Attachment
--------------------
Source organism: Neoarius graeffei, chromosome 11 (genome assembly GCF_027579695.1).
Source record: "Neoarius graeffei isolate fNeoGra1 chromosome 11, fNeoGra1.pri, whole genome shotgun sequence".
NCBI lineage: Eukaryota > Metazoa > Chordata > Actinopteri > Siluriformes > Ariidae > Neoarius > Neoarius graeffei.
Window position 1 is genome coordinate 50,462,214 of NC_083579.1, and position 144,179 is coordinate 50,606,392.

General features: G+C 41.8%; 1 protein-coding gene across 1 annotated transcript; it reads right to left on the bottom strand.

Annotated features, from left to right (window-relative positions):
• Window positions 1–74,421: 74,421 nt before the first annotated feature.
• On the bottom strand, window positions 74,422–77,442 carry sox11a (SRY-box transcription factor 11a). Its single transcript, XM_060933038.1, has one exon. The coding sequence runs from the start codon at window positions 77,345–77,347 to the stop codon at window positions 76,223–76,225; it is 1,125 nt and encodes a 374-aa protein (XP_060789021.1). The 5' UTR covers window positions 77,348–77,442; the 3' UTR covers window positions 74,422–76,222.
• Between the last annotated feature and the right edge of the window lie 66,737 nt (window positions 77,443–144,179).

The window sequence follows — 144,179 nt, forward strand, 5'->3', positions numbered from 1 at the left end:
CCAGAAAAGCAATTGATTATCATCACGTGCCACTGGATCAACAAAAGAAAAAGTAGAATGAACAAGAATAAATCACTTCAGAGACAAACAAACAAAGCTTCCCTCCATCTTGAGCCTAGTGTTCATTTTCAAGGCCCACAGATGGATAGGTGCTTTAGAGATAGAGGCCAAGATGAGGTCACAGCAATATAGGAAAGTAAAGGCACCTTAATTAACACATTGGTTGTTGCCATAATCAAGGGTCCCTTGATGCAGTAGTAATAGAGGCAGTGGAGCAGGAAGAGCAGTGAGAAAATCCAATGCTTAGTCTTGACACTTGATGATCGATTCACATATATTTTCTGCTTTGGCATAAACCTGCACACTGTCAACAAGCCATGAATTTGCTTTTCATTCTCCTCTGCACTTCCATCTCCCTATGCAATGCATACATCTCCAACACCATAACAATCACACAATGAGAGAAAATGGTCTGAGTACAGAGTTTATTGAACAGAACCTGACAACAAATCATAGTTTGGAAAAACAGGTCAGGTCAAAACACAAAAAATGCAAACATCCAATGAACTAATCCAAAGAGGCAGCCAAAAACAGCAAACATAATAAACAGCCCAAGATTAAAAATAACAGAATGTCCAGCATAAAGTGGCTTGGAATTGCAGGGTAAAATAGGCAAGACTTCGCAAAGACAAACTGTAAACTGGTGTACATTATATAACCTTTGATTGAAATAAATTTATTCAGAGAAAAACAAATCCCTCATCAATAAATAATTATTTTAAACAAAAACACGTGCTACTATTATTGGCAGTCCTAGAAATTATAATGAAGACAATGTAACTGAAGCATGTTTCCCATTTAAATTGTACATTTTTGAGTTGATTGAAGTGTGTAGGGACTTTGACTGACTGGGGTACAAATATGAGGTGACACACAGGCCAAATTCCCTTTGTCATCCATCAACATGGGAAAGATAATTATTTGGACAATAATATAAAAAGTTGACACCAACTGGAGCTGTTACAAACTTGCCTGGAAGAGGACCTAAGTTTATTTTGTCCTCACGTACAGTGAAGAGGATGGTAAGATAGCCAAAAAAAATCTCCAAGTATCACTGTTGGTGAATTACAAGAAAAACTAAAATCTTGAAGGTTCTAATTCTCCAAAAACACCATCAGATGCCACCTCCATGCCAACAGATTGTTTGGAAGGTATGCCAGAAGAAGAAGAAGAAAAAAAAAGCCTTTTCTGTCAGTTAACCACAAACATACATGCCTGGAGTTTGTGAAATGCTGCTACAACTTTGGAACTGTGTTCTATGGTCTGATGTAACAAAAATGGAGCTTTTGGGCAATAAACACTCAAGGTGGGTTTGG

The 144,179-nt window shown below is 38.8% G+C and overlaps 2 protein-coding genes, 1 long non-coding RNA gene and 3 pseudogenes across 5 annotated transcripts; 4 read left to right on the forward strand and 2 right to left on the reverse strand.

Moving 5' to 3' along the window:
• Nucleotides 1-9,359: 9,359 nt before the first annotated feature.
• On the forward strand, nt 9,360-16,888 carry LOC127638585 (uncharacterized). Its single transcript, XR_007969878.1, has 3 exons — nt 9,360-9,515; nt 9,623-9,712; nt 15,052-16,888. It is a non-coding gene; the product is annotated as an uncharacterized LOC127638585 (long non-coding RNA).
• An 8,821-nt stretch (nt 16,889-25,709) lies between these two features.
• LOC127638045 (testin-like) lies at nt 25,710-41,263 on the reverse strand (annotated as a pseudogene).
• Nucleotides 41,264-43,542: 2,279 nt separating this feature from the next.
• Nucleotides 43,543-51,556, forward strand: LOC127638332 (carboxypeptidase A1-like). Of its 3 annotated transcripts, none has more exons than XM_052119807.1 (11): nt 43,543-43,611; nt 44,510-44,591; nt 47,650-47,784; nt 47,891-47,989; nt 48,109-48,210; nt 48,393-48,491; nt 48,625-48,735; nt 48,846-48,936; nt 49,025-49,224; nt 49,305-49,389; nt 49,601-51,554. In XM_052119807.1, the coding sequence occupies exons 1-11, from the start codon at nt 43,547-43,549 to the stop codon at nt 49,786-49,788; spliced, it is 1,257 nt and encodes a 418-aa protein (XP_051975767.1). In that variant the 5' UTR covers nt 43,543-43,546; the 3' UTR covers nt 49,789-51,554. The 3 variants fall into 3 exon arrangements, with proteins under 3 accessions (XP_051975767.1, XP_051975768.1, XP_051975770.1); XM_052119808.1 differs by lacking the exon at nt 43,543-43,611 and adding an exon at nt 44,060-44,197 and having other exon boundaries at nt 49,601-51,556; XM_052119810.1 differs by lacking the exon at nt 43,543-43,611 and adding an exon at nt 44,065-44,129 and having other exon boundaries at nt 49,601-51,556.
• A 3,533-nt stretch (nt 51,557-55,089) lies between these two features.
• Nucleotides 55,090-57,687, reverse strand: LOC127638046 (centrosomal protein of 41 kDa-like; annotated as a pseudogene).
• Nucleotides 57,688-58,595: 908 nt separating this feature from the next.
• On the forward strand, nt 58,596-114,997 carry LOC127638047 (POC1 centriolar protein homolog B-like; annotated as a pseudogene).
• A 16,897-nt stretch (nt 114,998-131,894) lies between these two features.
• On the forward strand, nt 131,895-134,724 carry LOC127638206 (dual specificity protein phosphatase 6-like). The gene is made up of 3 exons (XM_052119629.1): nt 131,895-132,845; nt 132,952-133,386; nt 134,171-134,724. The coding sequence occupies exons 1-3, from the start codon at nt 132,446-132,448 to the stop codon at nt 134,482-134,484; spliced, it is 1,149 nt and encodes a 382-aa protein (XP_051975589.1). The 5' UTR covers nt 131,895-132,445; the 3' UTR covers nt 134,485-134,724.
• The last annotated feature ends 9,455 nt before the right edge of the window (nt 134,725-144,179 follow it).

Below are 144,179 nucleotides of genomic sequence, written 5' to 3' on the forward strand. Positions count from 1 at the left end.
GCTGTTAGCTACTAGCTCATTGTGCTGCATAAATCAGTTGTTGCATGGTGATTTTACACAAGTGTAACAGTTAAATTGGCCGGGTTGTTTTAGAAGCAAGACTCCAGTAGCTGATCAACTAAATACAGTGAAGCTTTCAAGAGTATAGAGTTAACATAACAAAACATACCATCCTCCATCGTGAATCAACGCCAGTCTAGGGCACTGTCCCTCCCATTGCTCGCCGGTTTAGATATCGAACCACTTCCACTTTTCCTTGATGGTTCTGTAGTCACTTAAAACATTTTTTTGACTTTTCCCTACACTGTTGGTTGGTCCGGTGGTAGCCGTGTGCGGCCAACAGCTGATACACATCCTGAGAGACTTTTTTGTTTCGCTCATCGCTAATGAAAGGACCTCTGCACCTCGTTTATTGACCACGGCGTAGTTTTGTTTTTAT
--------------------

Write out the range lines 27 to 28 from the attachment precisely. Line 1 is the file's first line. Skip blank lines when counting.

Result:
Below are 144,179 nucleotides of genomic sequence, written 5' to 3' on the forward strand. Positions count from 1 at the left end.
GCTGTTAGCTACTAGCTCATTGTGCTGCATAAATCAGTTGTTGCATGGTGATTTTACACAAGTGTAACAGTTAAATTGGCCGGGTTGTTTTAGAAGCAAGACTCCAGTAGCTGATCAACTAAATACAGTGAAGCTTTCAAGAGTATAGAGTTAACATAACAAAACATACCATCCTCCATCGTGAATCAACGCCAGTCTAGGGCACTGTCCCTCCCATTGCTCGCCGGTTTAGATATCGAACCACTTCCACTTTTCCTTGATGGTTCTGTAGTCACTTAAAACATTTTTTTGACTTTTCCCTACACTGTTGGTTGGTCCGGTGGTAGCCGTGTGCGGCCAACAGCTGATACACATCCTGAGAGACTTTTTTGTTTCGCTCATCGCTAATGAAAGGACCTCTGCACCTCGTTTATTGACCACGGCGTAGTTTTGTTTTTAT